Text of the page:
Bioluminescence imaging and quantification

Female 5–7-week-old BALB/c mice received 1 × 106 4T1-luc2-M cells (in 100 μl of PBS) that were infected with a control lentivirus or a recombinant lentivirus expressing a miR-101 precursor or shCXCR7 via subcutaneous injection or through the tail vein. Tumor growth and metastasis progression was measured by in vivo luciferase imaging of the xenografts at days 7, 14, 21, and 35, and the lung metastases at days 1, 4, and 10 after treatment. The in vivo luciferase imaging was performed by intraperitoneal injection of the mice with D-luciferin (Promega, Madison, WI, USA) at a dose of 150 mg/kg per mouse. The mice were anesthetized, and images were acquired using the Xenogen IVIS imaging system. The signals in defined regions of interest were quantified as photon flux (photons/s/cm2) using Living Image software (Xenogen Corporation, Berkeley, CA, USA).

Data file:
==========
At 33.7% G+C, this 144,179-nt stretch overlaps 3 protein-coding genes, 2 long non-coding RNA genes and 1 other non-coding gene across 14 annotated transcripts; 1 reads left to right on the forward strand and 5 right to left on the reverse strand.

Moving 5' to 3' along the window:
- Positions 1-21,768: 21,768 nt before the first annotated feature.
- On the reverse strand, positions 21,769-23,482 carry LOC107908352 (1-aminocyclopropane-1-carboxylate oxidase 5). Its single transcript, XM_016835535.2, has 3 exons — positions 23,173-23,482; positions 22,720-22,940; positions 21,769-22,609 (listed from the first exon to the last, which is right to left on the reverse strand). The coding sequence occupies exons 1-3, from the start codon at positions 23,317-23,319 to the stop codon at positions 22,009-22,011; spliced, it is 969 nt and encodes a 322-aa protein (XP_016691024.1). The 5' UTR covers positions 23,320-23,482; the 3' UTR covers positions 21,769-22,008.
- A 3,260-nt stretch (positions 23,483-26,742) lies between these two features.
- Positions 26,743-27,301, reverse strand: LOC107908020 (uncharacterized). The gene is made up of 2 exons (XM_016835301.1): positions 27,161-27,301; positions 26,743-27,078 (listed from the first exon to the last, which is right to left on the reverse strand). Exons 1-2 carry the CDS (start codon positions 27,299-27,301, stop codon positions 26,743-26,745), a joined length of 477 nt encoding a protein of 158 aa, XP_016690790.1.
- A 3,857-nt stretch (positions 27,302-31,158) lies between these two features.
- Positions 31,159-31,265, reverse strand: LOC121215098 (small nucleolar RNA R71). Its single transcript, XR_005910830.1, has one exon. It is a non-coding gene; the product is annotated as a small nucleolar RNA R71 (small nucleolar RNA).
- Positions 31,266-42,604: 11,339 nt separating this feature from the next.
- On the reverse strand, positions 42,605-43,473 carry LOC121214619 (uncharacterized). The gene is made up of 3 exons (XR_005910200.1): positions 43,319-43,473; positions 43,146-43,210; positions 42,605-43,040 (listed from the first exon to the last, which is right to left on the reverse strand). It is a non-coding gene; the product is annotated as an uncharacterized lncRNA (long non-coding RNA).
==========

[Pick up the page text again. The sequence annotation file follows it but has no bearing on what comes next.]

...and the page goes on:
Statistical analysis

Statistical analyses were performed using SPSS version 16.0 software (SPSS Inc., Chicago, IL, USA). Student’s t-tests were used to analyze the results expressed as the mean ± standard derivation (SD), Chi-squared tests were used to evaluate frequencies, and Fisher’s exact test was used for comparisons of qualitative variables. A log-rank test was used for the survival analysis. P < 0.05 was considered significant.

Abbreviations